Research Report Collaborative Approaches to Benefit and Tax Credit Access
Early Implementation of the Family Stability Challenge
Amelia Coffey, Julia Payne, Paige Sonoda, Molly M. Scott
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In March 2020, the City of Philadelphia released the Poverty Action Plan to lift 100,000 city residents out of poverty over five years. As the first major step toward meeting the plan’s goals, the city committed $10 million to United Way of Philadelphia and Southern New Jersey through its Poverty Action Fund to take the lead in planning and overseeing an effort called The Promise. In December 2020, The Promise launched Family Stability Challenge (FSC), focused on connecting underserved populations with public benefits and refundable tax credits, investing in interagency data sharing and collaboration, and improving service capacity.

United Way’s key assumptions in planning the initiative included that (1) community-based direct service organizations would be best placed to engage hard-to-reach populations and (2) lack of precedent for coalition-based benefits access approaches meant flexibility around the initiatives goals was necessary. With these considerations in mind, The Promise selected four coalitions of community-based service providers—each focused on a unique combination of populations and geographies—to implement FSC.

Early Implementation Findings

In 2022, United Way engaged the Urban Institute to conduct an evaluation of FSC’s early implementation. Key findings from that evaluation include the following:

  • The coalitions served 53,400 households throughout the City of Philadelphia in the effort’s first year, connecting them with a wide variety of benefits and services.
  • The coalitions all engaged in a range of new activities that contributed to improved client engagement and service delivery.
  • All coalitions derived value from coalition relationships.
  • The newness of the FSC coalition approach within Philadelphia’s service ecosystem and inherent challenges with new collaboration, combined with the pressures of the COVID-19 pandemic, the scale of material hardship in Philadelphia, and built-in administrative hurdles to benefits access, meant challenges were inevitable and understandable. Notable challenges included difficulties developing collaborative culture, administrative barriers to serving clients, and challenges using technology.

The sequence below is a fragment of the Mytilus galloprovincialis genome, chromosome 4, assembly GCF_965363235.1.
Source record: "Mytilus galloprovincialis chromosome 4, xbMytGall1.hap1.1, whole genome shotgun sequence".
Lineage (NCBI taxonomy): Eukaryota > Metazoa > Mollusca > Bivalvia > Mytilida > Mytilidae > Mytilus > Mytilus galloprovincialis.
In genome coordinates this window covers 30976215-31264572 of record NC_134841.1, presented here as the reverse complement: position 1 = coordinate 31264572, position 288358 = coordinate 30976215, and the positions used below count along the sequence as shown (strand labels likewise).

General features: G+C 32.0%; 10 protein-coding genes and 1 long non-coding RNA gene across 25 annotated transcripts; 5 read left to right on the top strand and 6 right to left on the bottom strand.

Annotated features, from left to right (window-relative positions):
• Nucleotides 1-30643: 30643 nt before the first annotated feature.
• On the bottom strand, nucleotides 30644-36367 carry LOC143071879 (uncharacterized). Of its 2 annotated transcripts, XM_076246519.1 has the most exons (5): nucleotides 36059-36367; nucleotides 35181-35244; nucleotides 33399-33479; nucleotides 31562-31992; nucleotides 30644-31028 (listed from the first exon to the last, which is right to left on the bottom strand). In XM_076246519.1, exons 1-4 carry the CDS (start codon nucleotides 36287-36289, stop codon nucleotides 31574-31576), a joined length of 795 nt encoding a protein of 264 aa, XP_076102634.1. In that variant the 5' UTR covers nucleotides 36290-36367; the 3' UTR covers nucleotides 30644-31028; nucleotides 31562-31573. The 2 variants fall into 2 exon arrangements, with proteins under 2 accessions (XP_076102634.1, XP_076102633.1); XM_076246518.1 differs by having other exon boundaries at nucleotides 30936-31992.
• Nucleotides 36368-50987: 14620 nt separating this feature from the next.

• Coalitions could aim for a structure that maximizes impact. Coalitions would benefit from considering how to develop activities to make sure they build on one another and make the whole partnership stronger than the sum of its parts.
  • Coalition partners could focus on maintaining continuous communication. Evidence suggests that continuous communication is a core pillar of strong service collaboration.
  • Coalitions could consider the pros and cons of assigning a backbone organization. FSC coalitions that lack a backbone organization coordinating the initiative and overseeing grant reporting without a direct service role might consider adding such a role to their coalition. Backbone organizations can take pressure off organizations whose priority is serving clients. That said, the role of the backbone needs to be carefully planned to be effective.
  • Coalitions could consider designing and piloting a common intake process.
  • The Promise and the coalitions could leverage learning from early implementation to systematize referrals. Staff in each coalition felt that the potential to refer across organizations to meet client needs for services they did not provide was an important asset of coalition-based work. However, coalitions did not all have referral platforms that would allow for streamlined and systematized referrals, and even when such a platform existed, many staff continued to use informal referral channels.
  • The Promise and coalitions could focus on a smaller set of benefits and investing in enrollment and data systems that can track what happens after application and better capture impact.
  • The Promise could produce formal documentation for FSC reporting as it evolves.
  • Policymakers and administrators could prioritize developing an online application platform that supports easy and streamlined benefit application experiences. Improving Pennsylvania’s integrated online benefit application portal, COMPASS, is a good place to start.
  • Funders could consider more comprehensive and longer-term funding commitments. Adding funding for a planning period, followed by a longer guaranteed funding commitment would allow partners to establish a working relationship, build up service flows and capacity, and troubleshoot areas of friction while still having a grant supporting their work together.
Research Areas Social safety net
Tags Refundable tax credits
Policy Centers Center on Labor, Human Services, and Population
States Pennsylvania
Cities Philadelphia-Camden-Wilmington, PA-NJ-DE-MD